The government’s PR machine is on an overdrive regarding this CPF debate. A few bloggers were invited to listen to it and write about it. I wasn’t there. In the Straits Times this morning, some experts share their views on how to restructure the CPF for the sake of a better retirement for all.
Let me pick out the salient points:
- There are folks who raised to make the system more flexible so that they have a chance to earn a higher rate of return (Kyith: isn’t the current system already facilitating that)
- There are folks who felt the CPF board should tweak the amount given back
- Mr Tharman surprised the participants by saying, to allow for a private pension plan, first discussed by the government in 2007 may still be an option
- Professor Cherian from Singapore Business School likes a private pension plan. This should not touch the current CPF (meaning keep CPF Life Annuity). Only have 3 options based on risk appetite, conservative, moderate and aggressive (Kyith: he is right that currently too many options, the majority are not well versed to pick them and they serves more to confuse and the ones who reaps the most are the fund companies not the investors.)
- Wong Su Yen, chairman of Marsh & McLennan Companies, thinks the current system has not so much diversification
- Wong Su Yen suggest start investing the CPF before hitting the minimum earlier and lowering the administrative cost. She cites research from a subsidiary of her firm Mercer, which advise the original CPF IS that this could boost values by 16%
- Donald Low, LKY School of Public Policy: There is no distinction between the 25 year old adult and the 65 year old one
- Stats have shown that almost 50% of those invested between 2004 to 2013 incurred losses. Only 18% managed to beat 2.5% returns
- People compare the CPF to the Malaysia EPF which yields higher returns at 6.35% last year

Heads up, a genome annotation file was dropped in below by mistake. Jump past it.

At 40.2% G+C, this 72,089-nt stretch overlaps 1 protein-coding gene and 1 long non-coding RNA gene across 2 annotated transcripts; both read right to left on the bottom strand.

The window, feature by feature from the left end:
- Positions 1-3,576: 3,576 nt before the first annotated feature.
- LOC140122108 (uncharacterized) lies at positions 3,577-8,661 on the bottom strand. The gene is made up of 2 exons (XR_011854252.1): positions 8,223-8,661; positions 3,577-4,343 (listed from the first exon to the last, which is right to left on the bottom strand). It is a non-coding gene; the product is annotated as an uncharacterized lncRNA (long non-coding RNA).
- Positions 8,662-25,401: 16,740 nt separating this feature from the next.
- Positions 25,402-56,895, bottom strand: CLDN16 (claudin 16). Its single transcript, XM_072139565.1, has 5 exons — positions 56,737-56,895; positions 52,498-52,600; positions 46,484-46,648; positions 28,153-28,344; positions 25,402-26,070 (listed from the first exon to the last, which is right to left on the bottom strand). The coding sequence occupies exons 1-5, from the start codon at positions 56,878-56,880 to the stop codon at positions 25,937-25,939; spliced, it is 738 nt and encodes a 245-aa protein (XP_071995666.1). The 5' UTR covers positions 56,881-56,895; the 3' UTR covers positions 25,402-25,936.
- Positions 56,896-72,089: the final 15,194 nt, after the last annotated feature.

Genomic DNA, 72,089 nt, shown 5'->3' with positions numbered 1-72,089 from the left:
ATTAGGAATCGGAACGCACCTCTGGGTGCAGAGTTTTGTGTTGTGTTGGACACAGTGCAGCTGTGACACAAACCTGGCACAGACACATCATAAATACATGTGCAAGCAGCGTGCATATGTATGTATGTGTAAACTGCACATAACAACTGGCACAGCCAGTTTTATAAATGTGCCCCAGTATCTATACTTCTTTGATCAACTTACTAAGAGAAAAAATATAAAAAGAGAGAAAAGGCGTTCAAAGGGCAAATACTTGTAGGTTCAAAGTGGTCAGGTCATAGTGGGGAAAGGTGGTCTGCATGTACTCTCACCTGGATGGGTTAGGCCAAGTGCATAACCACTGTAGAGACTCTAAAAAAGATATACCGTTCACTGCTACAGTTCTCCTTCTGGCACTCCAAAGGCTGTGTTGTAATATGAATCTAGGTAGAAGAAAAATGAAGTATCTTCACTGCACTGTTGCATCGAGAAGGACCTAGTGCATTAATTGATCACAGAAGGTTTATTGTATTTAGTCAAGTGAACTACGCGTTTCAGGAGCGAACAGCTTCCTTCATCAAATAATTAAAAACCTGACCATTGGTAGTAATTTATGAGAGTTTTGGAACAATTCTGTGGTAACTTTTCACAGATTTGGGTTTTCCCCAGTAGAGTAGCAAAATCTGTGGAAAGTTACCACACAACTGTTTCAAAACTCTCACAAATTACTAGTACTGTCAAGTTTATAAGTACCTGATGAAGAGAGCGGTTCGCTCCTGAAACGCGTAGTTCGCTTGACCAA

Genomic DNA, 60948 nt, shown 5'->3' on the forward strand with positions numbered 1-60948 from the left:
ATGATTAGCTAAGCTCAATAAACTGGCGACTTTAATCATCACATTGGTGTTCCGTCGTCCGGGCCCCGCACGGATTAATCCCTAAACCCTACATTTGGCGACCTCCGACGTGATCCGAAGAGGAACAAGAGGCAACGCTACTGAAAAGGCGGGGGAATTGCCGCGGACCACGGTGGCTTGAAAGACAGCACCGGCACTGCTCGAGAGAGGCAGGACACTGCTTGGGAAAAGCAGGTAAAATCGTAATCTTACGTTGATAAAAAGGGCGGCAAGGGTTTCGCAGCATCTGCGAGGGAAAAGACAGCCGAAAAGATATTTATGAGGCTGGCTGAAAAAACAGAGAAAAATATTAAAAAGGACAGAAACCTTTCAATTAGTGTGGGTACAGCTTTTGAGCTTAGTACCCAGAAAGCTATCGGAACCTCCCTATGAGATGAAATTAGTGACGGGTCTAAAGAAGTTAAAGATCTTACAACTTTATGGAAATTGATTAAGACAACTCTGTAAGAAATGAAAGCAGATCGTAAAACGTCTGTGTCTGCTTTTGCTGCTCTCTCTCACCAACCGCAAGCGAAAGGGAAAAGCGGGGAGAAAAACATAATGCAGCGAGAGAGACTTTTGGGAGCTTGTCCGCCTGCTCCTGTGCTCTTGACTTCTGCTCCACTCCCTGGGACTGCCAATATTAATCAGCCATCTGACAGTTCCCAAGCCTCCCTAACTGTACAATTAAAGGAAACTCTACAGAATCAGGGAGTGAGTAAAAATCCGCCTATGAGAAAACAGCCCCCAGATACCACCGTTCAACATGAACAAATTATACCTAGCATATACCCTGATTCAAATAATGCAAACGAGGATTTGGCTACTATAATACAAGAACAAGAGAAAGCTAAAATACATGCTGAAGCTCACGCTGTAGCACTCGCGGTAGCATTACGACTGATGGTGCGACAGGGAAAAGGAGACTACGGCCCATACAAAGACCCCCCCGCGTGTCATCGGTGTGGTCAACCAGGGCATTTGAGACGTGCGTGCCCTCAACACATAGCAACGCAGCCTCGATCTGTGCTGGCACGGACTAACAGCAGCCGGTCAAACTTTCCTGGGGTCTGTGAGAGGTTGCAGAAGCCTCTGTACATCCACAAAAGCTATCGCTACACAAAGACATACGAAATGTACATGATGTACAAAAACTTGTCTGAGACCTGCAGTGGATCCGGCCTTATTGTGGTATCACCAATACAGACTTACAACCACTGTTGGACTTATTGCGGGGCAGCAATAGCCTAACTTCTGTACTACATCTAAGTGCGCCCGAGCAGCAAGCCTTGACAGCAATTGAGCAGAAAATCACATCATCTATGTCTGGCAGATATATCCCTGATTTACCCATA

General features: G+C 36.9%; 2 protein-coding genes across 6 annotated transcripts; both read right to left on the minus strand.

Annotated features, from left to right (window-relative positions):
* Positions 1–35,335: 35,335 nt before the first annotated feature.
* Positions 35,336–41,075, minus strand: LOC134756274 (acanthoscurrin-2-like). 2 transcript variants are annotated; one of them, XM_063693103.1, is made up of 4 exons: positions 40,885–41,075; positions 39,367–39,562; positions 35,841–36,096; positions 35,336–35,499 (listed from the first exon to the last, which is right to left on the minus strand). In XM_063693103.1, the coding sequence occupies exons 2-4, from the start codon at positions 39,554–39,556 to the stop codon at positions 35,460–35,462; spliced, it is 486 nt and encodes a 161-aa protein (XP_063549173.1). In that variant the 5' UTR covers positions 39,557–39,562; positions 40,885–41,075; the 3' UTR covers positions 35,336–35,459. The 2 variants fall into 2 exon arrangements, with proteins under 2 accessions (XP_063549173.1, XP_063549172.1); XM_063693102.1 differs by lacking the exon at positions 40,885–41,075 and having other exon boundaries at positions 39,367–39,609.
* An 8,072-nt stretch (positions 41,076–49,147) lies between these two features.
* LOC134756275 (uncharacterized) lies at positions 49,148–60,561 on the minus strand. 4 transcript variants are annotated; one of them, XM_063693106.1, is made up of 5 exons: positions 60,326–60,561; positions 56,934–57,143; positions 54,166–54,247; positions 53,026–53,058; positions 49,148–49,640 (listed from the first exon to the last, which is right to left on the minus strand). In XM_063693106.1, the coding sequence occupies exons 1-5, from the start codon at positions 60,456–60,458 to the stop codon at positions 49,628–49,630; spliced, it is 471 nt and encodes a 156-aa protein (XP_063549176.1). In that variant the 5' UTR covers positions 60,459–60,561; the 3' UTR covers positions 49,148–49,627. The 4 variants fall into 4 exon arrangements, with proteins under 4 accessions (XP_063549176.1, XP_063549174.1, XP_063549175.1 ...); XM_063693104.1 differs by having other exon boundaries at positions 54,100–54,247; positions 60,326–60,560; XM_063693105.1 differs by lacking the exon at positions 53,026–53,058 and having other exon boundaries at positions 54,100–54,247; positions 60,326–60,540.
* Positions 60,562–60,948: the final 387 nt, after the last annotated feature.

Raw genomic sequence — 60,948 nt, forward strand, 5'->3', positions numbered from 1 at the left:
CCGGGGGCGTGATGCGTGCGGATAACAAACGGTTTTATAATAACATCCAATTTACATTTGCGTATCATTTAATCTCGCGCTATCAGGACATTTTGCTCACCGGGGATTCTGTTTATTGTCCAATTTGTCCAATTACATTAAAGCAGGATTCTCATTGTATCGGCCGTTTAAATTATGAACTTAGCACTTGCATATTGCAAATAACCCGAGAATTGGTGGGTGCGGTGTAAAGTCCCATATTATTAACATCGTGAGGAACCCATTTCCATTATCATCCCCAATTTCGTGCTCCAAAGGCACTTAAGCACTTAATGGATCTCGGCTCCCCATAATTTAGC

- A.Prof Hui Weng Tat, LKY School of Public Policy: The official statements may paint an overly optimistic picture, causing under saving and disappointments in the future
- A.Prof Hui: Official statements state that Income replacement rate(IRR) of 60% should be enough for retirement. He thinks this is unrealistic that the same person who starts working and end working would have the same income distribution. If you start working as a grad with $3k you should end up with a much higher salary. Prof Hui computes that for a $3k salary the IRR is at most 50%. If you use CPF for housing, it drops further to 30%. These people may not save enough because they trust the official statements and think they have saved enough
- Prof Hui thinks that for the lower income, the CPF is enough, and may even be more than enough to replace 70% of last drawn pay (Kyith: that is if they can meet the minimum sum)
- Prof Hui thinks that if the government is worried about this group, they should remove the salary cap (currently $5k) so as to save more
- Prof Hui also proposed giving folks the option to put more money in to meet the minimum sum
- Raising the minimum sum is the end result of not raising the withdrawal age